Top Ten Videos to watch

HISTORY Brings 'Roots' Cast And Crew To The White House For Screening
Graduates tossing caps into the air
Freddie Gray Baltimore Protests
Mid section of man in graduation gown holding diploma
Legendary Baseball Player Tony Gwynn's Family Files A Lawsuit Against Big Tobacco
ME.jailhouse#2.0117.CW Montebello City Council has approved use of a private contractor to run the n
Chicago Mayor Rahm Emanuel Addresses Police Misconduct At Chicago City Council Meeting
WWII Soldiers Standing In A Flag Draped Sunset - SIlhouette
Students Taking a College Exam
Bill Cosby Preliminary Hearing
Hillary Clinton Campaigns In Louisville, Kentucky
Worried black businesswoman at desk
Tyler Perry And Soledad O'Brien Host Gala Honoring Bishop T.D. Jakes' 35 Years Of Ministry
Teacher with group of preschoolers sitting at table
FBI Officials Discuss Apprehension Of Explosions Suspect After Three-Day Manhunt
NFC Championship - San Francisco 49ers v Atlanta Falcons
Protests Erupt In Chicago After Video Of Police Shooting Of Teen Is Released
Nine Dead After Church Shooting In Charleston
Portrait of senior African woman holding money
President Bush Speals At Federalist Society's Gala
Police Line Tape
Senior Woman's Hands
Police officers running
New Orleans Residents Return to Housing Projects
David Banner
Leave a comment
Roland Burris Swore Into Senate

U.S. Senator Roland Burris (D-IL) being sworn into Senate in 2009. Burris's exit from the senate this year, will leave it without any African Americans members.

Washington – Right now, black folks in America cannot see themselves reflected in the makeup of the Senate. But we should see that reflection, and we should push collectively for the next black senator, regardless of whether that person is a Republican or a Democrat. What matters is how that person connects to his or her own local constituents regardless of race, as well as to black people nationally.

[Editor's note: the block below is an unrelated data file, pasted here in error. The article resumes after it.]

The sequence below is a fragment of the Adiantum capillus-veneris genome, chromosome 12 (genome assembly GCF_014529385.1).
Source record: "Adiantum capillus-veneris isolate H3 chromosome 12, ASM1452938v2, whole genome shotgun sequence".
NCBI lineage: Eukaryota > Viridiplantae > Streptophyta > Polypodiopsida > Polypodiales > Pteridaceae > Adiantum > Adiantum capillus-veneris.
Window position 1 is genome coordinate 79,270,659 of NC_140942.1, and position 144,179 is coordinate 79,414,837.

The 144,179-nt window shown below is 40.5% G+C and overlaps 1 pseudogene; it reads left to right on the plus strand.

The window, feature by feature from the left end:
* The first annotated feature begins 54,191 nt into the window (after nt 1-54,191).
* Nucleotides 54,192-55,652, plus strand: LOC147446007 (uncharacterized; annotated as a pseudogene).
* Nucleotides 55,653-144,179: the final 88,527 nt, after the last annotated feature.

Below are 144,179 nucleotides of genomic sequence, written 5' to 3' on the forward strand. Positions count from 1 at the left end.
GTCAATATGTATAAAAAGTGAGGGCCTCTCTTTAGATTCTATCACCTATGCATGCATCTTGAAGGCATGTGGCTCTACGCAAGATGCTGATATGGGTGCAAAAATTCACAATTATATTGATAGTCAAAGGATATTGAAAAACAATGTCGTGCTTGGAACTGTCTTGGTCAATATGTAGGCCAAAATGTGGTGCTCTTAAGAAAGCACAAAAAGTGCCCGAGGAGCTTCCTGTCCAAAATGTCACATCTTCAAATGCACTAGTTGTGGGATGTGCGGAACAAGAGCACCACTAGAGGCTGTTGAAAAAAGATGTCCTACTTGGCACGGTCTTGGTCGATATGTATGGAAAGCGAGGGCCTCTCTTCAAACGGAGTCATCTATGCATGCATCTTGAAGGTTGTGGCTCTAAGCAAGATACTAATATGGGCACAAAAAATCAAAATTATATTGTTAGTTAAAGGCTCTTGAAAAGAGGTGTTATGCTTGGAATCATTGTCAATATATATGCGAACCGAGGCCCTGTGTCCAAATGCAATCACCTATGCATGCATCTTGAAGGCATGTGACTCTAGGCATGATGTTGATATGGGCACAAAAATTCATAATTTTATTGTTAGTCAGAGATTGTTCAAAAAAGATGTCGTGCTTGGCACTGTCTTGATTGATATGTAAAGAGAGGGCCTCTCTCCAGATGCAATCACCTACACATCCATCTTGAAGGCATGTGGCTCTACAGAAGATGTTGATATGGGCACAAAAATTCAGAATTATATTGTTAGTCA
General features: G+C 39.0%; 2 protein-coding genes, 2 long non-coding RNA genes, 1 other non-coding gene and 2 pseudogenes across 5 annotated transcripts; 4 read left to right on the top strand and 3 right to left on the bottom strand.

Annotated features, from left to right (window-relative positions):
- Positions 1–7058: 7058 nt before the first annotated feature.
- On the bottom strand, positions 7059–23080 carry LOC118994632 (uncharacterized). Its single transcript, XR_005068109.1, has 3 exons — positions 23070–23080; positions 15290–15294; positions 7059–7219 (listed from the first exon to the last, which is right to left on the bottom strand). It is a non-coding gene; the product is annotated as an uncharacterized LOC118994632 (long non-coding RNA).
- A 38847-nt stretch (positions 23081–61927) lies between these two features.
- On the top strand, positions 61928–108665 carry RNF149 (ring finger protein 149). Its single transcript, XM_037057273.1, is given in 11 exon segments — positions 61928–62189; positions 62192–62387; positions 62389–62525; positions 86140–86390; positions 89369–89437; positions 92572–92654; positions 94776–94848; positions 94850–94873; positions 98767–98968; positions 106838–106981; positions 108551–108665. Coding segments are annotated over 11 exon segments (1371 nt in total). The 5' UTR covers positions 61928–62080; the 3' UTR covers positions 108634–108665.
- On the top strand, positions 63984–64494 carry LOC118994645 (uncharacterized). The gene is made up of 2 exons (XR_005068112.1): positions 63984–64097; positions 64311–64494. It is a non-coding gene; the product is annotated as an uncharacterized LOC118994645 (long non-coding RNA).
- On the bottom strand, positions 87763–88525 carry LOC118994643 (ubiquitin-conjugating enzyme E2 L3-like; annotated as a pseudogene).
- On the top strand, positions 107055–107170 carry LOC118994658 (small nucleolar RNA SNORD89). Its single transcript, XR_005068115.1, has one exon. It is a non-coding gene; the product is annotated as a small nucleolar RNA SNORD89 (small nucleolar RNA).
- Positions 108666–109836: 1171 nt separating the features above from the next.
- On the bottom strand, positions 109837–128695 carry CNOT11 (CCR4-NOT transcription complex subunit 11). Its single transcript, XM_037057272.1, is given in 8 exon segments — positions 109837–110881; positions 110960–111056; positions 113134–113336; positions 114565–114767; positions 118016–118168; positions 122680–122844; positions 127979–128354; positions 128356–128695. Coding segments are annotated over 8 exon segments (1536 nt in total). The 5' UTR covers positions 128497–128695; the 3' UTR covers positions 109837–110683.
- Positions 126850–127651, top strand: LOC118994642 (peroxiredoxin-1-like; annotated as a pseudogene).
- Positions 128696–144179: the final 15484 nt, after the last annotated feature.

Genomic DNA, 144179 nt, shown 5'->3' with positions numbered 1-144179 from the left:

Whether we throw into the mix Texas Railroad Commissioner Michael Williams or former Rep. J.C. Watts of Oklahoma from the Republican side or draw from current members of the all-Democrat Congressional Black Caucus, as black Americans we should be able to take pride in seeing a black Senate candidate elected before too long.

It is very easy to overlook the importance of our having sound representation at all levels of government. True, effective advocacy is not based on skin color alone. Rep. Charlie Rangel’s recent ethics woes only highlight that, as Public Enemy said, ” … every brother ain’t a brother ’cause a color,” at least not in the political sense.

Text continues after gallery:

However, in an age when black Americans’ collective plight is sliding backward and President Obama has only two years left in his first term, it is imperative that we make sure we’ll have influence within the stronger legislative chamber, especially since many African Americans in the House reside in cushy congressional districts with little incentive to expand their power. That complacency guarantees us representation but does not provide those representing us with the national resonance in speech or action that seated senators enjoy. Nor does it provide the same general access to the highest levels of leadership.

Regardless of our political affiliation, it would be good for us to heed Burris’ words. We must add to our political legacy in a way that offers more hope and a larger voice in the national discussion so that all of America is again reflected in the U.S. Senate.

Read entire article at

Share this post on Facebook! CLICK HERE: